David Wood has been a journalist since 1970, a staff correspondent successively for Time Magazine, the Los Angeles Times, Newhouse News Service and The Baltimore Sun. A birthright Quaker and former conscientious objector, he covers military issues, foreign affairs and combat operations, and has been a Pulitzer Prize finalist for national reporting.
For four years (1977-1980), he covered guerrilla wars in Africa as Time Magazine's Nairobi bureau chief. A Washington-based correspondent since 1980, Mr. Wood has covered national security issues at the White House, Pentagon and State Department, and has reported on conflict from Europe, Africa, Asia, the Middle East and Central America.
During the Cold War he reported from Russia and China, patrolled the inter-German border with American troops on one side and visited a Soviet motorized rifle regiment across the border in East Germany. He reported from Nicaragua during the Sandinista-Contra conflict, and covered the overthrow of President Marcos in the Philippines and the war in Bosnia before and during the U.S. military intervention in 1995. He has written extensively about international conflict resolution, peacekeeping and the post-war rebuilding of civil societies.
He has accompanied U.S. military units in the field many times, both on domestic and overseas training maneuvers and in Desert Storm, the Persian Gulf tanker war, the interventions in Panama, Somalia and Haiti, peacekeeping missions in the Balkans and combat operations in Afghanistan and Iraq. He was embedded with the 24th Marine Expeditionary Unit in Somalia, and the 10th Mountain and 101st Airborne Division units in Afghanistan in 2002. In four trips to Iraq he has embedded with numerous units including the 2d Armored Cavalry Regiment's 2nd Squadron in East Baghdad, the 1st Battalion, 2nd Marines in al-Anbar and the 386th Air Expeditionary Wing flying resupply missions across Iraq.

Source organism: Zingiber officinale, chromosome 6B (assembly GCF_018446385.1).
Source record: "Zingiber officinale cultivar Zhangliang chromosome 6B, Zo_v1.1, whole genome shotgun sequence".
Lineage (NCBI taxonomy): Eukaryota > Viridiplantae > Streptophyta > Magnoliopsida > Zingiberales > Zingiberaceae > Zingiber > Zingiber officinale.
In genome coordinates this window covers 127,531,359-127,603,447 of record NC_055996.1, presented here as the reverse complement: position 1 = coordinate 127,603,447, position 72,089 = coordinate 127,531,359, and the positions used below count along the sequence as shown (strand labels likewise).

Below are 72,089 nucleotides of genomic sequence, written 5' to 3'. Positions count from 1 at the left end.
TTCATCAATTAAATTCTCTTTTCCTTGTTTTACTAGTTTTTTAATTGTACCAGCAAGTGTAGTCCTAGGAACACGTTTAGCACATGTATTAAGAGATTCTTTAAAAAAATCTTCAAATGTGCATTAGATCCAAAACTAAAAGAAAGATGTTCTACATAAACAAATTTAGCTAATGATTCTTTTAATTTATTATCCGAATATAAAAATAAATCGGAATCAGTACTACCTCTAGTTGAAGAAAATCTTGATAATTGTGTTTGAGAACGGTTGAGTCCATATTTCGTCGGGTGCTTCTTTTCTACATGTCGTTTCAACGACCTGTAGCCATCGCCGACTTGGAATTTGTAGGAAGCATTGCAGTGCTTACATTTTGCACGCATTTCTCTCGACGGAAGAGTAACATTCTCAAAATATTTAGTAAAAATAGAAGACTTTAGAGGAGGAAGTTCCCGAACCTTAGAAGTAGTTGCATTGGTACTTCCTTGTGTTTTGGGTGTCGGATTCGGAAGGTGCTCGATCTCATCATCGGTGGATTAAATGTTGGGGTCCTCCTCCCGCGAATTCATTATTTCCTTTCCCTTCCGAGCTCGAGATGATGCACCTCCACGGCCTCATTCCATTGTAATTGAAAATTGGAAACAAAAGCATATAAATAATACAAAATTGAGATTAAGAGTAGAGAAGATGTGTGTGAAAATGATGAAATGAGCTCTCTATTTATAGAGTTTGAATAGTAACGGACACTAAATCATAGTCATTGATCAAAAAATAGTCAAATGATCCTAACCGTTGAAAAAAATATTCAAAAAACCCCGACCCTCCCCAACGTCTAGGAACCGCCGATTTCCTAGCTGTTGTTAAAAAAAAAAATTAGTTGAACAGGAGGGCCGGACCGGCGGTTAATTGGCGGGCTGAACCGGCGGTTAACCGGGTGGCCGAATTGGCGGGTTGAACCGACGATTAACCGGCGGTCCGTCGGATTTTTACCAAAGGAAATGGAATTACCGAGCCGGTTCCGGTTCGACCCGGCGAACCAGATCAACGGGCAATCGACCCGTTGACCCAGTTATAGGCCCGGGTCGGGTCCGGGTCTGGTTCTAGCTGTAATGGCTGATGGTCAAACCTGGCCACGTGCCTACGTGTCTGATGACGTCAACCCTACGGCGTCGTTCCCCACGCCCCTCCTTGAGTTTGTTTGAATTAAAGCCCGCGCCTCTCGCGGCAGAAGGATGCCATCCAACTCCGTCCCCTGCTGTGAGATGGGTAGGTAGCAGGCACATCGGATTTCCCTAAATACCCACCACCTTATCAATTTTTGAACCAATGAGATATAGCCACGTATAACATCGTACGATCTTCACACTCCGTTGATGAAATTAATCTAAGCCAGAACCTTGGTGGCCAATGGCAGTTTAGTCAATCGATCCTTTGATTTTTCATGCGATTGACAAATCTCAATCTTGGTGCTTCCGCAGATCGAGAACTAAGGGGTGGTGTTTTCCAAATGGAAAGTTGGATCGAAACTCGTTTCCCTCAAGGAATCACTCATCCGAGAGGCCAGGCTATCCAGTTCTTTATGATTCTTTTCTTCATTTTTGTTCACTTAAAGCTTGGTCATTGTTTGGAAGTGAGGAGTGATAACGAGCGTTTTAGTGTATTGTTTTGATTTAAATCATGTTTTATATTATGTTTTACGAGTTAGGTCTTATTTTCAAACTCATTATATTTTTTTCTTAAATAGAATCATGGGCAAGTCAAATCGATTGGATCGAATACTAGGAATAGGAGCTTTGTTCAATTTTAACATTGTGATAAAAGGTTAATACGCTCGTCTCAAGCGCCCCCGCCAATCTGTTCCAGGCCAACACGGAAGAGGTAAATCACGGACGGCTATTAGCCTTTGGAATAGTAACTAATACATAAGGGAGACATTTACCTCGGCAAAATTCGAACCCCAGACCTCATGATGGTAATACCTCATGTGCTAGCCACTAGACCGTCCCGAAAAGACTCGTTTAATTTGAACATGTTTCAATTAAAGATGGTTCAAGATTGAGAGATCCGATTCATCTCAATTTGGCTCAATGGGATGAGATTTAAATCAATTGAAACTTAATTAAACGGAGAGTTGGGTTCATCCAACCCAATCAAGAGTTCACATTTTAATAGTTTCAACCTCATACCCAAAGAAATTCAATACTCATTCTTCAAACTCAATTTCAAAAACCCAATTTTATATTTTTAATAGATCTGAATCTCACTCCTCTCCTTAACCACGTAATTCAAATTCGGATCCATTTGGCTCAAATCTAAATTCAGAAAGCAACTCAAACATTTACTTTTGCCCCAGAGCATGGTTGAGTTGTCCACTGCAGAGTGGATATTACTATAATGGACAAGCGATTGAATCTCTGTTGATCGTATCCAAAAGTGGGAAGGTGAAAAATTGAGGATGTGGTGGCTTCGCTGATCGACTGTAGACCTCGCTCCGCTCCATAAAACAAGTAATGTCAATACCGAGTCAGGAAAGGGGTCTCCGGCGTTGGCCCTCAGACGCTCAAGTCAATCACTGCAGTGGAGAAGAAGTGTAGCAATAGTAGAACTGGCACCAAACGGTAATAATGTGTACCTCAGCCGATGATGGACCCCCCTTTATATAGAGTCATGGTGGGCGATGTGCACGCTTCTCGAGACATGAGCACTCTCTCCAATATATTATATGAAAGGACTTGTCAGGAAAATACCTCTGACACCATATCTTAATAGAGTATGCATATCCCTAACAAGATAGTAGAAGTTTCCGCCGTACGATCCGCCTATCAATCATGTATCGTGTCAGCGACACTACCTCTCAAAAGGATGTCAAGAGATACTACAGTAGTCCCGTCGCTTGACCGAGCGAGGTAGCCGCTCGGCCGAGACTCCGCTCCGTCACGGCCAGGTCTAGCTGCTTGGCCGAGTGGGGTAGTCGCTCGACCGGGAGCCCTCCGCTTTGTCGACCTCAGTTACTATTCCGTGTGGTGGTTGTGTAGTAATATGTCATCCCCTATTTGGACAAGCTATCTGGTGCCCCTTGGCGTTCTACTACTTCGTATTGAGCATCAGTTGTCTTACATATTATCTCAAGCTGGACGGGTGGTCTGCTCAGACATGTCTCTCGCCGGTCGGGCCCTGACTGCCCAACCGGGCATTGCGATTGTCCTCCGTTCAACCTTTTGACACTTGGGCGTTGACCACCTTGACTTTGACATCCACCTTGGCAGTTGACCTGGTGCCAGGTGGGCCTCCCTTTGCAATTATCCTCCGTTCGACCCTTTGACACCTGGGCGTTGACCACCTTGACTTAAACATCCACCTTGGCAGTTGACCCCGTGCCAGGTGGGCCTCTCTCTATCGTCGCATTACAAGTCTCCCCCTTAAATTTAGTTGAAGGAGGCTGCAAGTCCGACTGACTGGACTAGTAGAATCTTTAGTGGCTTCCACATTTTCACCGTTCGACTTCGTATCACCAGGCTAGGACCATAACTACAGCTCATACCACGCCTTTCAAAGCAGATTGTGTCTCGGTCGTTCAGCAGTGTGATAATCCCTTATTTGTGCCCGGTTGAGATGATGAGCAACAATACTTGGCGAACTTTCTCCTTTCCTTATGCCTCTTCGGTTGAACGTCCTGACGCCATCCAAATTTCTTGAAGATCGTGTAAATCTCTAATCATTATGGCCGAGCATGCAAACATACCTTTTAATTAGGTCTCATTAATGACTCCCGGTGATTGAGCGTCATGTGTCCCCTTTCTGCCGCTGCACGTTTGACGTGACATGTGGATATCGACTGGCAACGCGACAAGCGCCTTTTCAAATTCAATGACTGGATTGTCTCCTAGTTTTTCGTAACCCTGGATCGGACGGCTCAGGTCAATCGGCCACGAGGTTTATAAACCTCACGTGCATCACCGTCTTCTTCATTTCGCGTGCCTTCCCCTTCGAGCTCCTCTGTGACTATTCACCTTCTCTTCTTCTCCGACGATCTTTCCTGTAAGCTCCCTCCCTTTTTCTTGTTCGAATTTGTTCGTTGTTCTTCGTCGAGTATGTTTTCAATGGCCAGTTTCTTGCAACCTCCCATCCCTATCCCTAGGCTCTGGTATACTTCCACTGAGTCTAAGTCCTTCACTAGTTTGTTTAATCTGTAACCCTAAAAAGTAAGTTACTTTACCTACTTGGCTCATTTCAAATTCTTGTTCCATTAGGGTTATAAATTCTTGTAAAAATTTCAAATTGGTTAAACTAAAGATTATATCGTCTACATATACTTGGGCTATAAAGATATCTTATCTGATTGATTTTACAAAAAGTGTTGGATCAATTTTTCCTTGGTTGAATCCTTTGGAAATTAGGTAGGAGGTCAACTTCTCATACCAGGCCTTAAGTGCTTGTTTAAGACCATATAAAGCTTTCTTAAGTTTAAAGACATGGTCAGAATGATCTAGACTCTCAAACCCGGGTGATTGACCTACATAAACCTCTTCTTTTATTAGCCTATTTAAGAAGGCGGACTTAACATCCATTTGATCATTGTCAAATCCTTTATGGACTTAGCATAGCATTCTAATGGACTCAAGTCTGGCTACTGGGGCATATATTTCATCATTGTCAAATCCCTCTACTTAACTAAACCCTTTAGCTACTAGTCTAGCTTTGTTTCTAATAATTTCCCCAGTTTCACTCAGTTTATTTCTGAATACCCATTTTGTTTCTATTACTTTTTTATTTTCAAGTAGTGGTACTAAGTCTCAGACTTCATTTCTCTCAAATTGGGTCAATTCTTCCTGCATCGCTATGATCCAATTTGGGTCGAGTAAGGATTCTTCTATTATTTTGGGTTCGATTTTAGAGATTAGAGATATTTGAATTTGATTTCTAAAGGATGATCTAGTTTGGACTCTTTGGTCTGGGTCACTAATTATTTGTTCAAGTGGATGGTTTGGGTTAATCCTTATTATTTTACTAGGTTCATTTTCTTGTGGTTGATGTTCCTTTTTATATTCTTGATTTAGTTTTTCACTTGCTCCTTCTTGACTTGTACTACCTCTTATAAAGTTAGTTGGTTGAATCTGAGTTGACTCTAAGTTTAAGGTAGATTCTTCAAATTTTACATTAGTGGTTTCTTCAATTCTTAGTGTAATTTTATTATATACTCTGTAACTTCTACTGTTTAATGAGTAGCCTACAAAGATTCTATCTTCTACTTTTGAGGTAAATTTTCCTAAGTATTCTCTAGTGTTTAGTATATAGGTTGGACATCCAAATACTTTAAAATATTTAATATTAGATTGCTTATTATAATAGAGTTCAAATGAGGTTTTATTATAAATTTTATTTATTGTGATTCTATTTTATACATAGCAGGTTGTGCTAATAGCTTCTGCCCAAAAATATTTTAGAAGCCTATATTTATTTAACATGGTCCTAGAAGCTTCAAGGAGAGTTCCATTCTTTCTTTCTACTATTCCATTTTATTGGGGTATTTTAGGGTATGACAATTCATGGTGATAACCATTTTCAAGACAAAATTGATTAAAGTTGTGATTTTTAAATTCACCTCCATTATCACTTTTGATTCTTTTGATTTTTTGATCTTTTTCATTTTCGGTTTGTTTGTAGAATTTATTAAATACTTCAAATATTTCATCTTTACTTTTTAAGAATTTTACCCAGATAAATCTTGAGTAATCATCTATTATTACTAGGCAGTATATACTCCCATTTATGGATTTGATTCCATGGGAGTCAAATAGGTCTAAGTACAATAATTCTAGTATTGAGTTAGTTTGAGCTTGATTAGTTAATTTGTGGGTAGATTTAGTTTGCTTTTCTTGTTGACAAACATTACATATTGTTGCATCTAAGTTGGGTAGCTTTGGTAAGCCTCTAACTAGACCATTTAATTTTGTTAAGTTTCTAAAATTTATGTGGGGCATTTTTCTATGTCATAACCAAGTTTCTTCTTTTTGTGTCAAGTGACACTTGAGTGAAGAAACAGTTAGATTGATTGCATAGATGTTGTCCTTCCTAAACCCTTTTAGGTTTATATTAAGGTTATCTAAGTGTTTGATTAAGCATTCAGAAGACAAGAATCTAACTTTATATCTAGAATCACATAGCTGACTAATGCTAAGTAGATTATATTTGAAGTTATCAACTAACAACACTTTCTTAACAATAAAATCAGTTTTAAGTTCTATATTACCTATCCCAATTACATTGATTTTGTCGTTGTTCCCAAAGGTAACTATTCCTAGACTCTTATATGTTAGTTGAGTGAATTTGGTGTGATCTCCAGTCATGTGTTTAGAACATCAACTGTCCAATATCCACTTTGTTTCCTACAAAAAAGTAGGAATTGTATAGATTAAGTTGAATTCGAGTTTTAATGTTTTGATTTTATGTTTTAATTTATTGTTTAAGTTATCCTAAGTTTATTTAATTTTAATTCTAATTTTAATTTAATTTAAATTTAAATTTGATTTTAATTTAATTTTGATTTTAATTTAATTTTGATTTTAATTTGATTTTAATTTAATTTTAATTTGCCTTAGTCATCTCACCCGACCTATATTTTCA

In five trips to Afghanistan since January 2002, he has lived and worked with the 10th Mountain and 101st Airborne Divisions, the 1st Battalion, 6th Marines, the 82nd Airborne Division’s special troops battalion, the 4th Brigade Combat Team, 25th Infantry, in RC-East and, most recently, with the 10th Mountain Division’s 1st Brigade in Kunduz, Faryab and Kandahar provinces.
He has flown on B-52 and B-1 bombers, slogged through Army Ranger School, accompanied Rangers on night airborne maneuvers and Marines on amphibious and air assault operations, flown off aircraft carriers and sailed on battleships, cruisers, minesweepers and amphibs, and has submerged aboard attack and strategic missile submarines.
Wood has written widely across the span of national security issues, from nuclear deterrence theory to combat stress, domestic terrorism, military technology and doctrine, and scarce resources and demographic shifts as causes of instability.
In 1992-1993 he spent a year with the 24th Marine Expeditionary Unit, including three months of ground operations in Somalia. His account of that experience, A Sense of Values, was published by Andrews & McMeel in 1994.
A Pulitzer Prize finalist, he has won the Gerald R. Ford Prize for Distinguished Defense Reporting and other national awards. He has appeared on CNN, CSPAN, the PBS News Hour, WUSA , RTV and the BBC, and is a regular guest on National Public Radio’s Diane Rehm Show. He has lectured at the U.S. Army Eisenhower Fellows Conference , the Marine Staff College, the Joint Forces Staff College and Temple University.
Mr. Wood was raised as a pacifist and in 1968 completed two years of civilian service in lieu of military duty. He has three grown children and two stepchildren and lives outside Washington DC. He runs and bicycles for sport and goes to climb high mountains when possible.